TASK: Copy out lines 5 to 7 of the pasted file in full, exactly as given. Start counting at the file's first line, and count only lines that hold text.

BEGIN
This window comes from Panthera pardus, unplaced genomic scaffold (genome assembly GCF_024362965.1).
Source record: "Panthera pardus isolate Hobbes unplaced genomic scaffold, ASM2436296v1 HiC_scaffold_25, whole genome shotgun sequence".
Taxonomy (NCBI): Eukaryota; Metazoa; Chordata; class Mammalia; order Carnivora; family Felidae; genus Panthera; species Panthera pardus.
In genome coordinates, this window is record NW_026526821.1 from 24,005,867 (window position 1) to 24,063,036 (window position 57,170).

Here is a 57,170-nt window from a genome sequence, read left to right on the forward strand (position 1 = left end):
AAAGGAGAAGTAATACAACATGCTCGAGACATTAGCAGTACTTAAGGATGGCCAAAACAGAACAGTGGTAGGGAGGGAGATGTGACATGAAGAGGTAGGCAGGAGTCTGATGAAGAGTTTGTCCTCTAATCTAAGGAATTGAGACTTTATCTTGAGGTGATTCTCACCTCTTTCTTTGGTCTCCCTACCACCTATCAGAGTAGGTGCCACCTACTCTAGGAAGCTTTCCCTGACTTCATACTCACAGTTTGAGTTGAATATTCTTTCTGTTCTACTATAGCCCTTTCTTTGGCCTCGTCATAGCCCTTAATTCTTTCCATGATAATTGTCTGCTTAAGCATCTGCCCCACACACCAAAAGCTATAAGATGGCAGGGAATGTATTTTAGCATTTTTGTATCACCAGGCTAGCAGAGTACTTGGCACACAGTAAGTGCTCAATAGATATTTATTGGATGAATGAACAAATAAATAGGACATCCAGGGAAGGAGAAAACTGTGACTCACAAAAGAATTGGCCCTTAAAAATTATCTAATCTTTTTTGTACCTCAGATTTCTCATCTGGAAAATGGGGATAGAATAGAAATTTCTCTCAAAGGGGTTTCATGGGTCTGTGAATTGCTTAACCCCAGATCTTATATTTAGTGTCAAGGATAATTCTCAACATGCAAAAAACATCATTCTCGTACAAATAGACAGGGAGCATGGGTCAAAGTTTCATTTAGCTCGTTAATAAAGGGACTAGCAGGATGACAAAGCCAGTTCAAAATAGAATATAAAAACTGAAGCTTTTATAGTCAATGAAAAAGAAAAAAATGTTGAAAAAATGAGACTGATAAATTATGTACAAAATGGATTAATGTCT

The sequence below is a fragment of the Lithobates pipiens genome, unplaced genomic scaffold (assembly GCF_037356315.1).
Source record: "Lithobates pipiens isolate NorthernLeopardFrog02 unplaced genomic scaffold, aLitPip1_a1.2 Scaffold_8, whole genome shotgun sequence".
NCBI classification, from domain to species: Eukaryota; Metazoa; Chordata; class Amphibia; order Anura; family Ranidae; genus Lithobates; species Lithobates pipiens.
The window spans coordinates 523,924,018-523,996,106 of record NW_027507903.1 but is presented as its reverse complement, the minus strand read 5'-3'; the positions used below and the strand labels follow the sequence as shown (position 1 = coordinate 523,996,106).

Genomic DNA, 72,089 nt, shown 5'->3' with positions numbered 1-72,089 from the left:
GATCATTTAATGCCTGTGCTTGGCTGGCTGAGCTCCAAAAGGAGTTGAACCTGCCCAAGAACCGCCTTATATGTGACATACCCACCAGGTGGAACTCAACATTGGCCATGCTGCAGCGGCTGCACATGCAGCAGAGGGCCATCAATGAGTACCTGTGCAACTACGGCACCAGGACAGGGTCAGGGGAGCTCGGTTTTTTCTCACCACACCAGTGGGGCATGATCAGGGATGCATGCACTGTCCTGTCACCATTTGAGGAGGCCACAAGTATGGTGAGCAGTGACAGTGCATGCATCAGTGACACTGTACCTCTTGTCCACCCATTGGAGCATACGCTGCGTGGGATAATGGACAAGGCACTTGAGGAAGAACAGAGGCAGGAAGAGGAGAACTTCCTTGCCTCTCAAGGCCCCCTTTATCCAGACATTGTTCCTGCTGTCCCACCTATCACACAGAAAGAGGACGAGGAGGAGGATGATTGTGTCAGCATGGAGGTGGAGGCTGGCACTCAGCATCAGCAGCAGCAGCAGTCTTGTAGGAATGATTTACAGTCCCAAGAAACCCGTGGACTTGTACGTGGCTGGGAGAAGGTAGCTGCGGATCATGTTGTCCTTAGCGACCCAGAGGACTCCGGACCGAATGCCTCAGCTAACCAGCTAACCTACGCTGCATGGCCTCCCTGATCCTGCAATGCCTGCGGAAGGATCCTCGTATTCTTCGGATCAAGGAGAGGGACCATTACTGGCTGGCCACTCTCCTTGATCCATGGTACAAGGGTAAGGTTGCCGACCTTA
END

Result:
Here is a 57,170-nt window from a genome sequence, read left to right on the forward strand (position 1 = left end):
AAAGGAGAAGTAATACAACATGCTCGAGACATTAGCAGTACTTAAGGATGGCCAAAACAGAACAGTGGTAGGGAGGGAGATGTGACATGAAGAGGTAGGCAGGAGTCTGATGAAGAGTTTGTCCTCTAATCTAAGGAATTGAGACTTTATCTTGAGGTGATTCTCACCTCTTTCTTTGGTCTCCCTACCACCTATCAGAGTAGGTGCCACCTACTCTAGGAAGCTTTCCCTGACTTCATACTCACAGTTTGAGTTGAATATTCTTTCTGTTCTACTATAGCCCTTTCTTTGGCCTCGTCATAGCCCTTAATTCTTTCCATGATAATTGTCTGCTTAAGCATCTGCCCCACACACCAAAAGCTATAAGATGGCAGGGAATGTATTTTAGCATTTTTGTATCACCAGGCTAGCAGAGTACTTGGCACACAGTAAGTGCTCAATAGATATTTATTGGATGAATGAACAAATAAATAGGACATCCAGGGAAGGAGAAAACTGTGACTCACAAAAGAATTGGCCCTTAAAAATTATCTAATCTTTTTTGTACCTCAGATTTCTCATCTGGAAAATGGGGATAGAATAGAAATTTCTCTCAAAGGGGTTTCATGGGTCTGTGAATTGCTTAACCCCAGATCTTATATTTAGTGTCAAGGATAATTCTCAACATGCAAAAAACATCATTCTCGTACAAATAGACAGGGAGCATGGGTCAAAGTTTCATTTAGCTCGTTAATAAAGGGACTAGCAGGATGACAAAGCCAGTTCAAAATAGAATATAAAAACTGAAGCTTTTATAGTCAATGAAAAAGAAAAAAATGTTGAAAAAATGAGACTGATAAATTATGTACAAAATGGATTAATGTCT

The sequence below is a fragment of the Lithobates pipiens genome, unplaced genomic scaffold (assembly GCF_037356315.1).